We do a lot of trade with a lot of other countries that are not as close to us politically as they are. I mean, we've had a lot of political problems, for example, with China after Tiananmen Square. But we keep buying a lot of products from them, and most American business interests have asked us to continue to do it. And many American labor interests have asked us to continue to do it because we're beginning to invest over there and get some markets over there.
I think we have to be mindful of that. And if we think that there are abuses of human rights anywhere, we should stand up to them. And I've tried to do that. But I don't think, given the dramatic improvements in the people who are -- on that score, who are operating in Mexico in the last several years, I don't think that that's a good argument to run away from this trade agreement.
That is, to me, the Salinas government and the man who was there before him started a move away from their antiAmerican, single-party, hunker-down, isolate from the world, operate in ways that we don't consider acceptable system, to one that's more pro-American, more open and more democratic. I think they are moving in our direction.
I think if we reject them, they will develop a different strategy, and it'll make it less likely that they will grow in human rights and democracy observance.
Q It's been estimated that this is going to require $2.4 billion in funding over the next five years. How do you propose that we generate that funding?
THE PRESIDENT: I don't know how -- I don't think it will. What will it require the money for? What's the money going to be spent on? They keep throwing these dollars around. What money will be required?
Q The lack of tariffs, what we're charging on tariffs now, funding for the programs that would be for the displaced jobs, et cetera.
THE PRESIDENT: Over the next five years, I'll tell you what I think it will cost. We will have -- the tariffs are a tax, essentially, and we're going to reduce the tariffs -- that costs $2.5 billion over five years. The package that we sent up to the Congress will replace those tariffs by having a temporary fee of $1.50 on foreign travel, air travel coming into the United States, and by changing some of the ways we collect customs and things of that kind. That will make up the $2.5 billion.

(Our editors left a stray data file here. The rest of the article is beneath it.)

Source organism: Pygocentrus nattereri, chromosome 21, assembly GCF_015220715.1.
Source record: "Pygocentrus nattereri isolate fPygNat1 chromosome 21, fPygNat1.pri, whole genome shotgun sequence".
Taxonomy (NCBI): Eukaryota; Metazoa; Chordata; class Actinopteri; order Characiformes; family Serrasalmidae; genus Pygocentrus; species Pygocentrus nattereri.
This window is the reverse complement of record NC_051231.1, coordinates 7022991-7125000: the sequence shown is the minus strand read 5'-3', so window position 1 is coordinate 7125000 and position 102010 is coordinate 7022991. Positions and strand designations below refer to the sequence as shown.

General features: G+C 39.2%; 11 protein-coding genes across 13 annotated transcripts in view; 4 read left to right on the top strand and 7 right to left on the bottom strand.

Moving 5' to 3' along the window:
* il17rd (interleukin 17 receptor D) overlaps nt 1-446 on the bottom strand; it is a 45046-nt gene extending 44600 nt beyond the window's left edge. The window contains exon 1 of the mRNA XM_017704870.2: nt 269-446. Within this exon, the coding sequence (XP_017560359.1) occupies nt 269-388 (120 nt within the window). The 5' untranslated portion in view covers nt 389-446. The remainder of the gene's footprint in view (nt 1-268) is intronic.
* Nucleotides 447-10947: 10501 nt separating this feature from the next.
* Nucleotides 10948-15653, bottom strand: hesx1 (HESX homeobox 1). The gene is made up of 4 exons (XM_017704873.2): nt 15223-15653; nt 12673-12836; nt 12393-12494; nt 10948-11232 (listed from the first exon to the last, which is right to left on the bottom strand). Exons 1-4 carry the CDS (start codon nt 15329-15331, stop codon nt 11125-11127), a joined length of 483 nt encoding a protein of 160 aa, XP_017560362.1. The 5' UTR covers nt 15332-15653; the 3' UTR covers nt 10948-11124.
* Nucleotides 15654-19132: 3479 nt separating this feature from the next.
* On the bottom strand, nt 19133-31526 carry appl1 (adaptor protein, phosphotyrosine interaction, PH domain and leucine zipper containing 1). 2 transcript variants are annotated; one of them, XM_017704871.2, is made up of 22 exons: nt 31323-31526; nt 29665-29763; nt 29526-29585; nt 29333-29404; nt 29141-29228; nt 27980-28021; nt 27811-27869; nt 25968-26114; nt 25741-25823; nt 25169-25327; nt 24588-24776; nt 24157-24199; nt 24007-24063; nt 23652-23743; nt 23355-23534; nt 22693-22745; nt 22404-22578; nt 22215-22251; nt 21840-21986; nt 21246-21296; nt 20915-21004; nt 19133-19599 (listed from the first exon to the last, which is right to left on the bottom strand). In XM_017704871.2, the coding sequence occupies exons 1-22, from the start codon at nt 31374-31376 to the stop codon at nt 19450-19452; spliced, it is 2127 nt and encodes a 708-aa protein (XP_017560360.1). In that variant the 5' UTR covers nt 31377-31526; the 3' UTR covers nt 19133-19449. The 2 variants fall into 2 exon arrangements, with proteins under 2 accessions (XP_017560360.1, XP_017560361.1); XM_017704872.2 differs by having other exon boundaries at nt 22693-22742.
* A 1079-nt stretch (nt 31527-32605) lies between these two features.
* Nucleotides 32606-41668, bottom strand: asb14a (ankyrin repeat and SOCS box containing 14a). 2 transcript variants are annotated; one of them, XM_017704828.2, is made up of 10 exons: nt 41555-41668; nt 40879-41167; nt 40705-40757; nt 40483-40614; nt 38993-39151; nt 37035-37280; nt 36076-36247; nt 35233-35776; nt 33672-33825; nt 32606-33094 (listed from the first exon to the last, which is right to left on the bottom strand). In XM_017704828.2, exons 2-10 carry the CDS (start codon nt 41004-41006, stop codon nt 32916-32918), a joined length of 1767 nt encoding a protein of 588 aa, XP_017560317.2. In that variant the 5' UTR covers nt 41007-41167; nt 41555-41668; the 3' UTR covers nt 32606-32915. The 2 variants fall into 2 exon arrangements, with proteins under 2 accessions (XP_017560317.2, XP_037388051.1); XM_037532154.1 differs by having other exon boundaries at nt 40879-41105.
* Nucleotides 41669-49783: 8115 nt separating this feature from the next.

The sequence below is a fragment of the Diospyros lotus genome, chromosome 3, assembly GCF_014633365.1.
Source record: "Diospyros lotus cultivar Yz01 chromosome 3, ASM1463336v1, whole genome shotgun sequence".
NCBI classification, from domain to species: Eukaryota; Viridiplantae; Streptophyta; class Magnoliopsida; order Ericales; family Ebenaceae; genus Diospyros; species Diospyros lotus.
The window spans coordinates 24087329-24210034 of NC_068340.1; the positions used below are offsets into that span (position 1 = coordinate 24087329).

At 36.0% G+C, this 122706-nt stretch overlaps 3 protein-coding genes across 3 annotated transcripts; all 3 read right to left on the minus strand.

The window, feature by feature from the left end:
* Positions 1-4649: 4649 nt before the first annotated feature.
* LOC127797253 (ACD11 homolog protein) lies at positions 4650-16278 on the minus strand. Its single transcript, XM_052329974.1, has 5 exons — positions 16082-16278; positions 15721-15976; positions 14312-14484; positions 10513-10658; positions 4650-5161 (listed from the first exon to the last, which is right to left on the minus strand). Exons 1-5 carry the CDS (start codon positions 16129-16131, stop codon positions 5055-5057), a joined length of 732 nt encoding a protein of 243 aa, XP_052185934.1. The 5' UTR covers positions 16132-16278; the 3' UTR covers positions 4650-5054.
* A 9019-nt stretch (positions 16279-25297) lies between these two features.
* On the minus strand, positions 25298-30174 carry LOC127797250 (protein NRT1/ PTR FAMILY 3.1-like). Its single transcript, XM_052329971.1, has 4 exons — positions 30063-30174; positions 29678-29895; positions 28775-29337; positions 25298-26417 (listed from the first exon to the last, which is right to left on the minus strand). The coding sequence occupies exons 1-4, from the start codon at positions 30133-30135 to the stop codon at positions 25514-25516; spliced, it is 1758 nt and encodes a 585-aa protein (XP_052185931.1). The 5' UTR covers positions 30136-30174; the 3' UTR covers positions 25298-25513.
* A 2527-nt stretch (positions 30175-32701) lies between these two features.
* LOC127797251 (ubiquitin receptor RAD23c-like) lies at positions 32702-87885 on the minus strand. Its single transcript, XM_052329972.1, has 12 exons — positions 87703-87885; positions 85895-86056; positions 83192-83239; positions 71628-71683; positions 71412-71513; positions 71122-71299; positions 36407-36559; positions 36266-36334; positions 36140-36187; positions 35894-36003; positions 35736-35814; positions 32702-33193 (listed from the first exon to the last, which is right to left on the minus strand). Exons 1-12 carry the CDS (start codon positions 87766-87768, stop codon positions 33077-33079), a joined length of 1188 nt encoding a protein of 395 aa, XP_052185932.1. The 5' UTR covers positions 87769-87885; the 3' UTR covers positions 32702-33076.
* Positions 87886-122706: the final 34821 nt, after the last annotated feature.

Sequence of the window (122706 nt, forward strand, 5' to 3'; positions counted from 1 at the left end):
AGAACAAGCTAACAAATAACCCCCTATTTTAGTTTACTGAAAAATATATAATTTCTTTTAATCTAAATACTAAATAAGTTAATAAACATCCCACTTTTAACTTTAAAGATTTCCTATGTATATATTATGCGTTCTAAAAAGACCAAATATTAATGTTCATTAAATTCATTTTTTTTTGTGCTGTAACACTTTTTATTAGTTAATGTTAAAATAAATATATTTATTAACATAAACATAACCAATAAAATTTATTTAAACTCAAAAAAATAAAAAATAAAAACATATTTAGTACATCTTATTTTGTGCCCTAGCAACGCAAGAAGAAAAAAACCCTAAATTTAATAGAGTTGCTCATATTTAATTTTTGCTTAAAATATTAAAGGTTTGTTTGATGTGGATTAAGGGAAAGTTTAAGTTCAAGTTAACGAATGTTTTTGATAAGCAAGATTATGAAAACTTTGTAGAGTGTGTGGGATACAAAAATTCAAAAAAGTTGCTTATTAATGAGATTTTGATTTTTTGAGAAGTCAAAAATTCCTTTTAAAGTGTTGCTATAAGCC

Then, we think that the training programs will cost about $90 million in the first year, and then thereafter more. But they will be funded next year in the budget cycle in the ordinary course of planning the federal budget; not massive amounts.
On the environmental cost, we've now got an agreement with the World Bank to finance through appropriate loans several billion dollars worth of environmental cleanup in Mexico which will be paid back presumably by the polluters themselves in Mexico; they have to work out the repayment terms.
Now, that will be the lion's share of it. There may be some environmental obligations on us that are not yet fully paid for, but they won't get up anywhere near the figure you mentioned. And we have a border commission with some money in the till there, a few hundred million dollars, and some other bonding options that we have to fund the environmental costs. So we've covered the loss of tariffs in the bill now before the Congress, the training programs will be covered as part of the training initiative I present to the Congress next year, and the only other issue we have to worry about is whatever comes up over the next five years in environmental costs that we have to pay for in America, that is usually done by asking the people who do the pollution to pay the lion's share of cleaning it up through making bond payments. So I think we're going to be okay on that.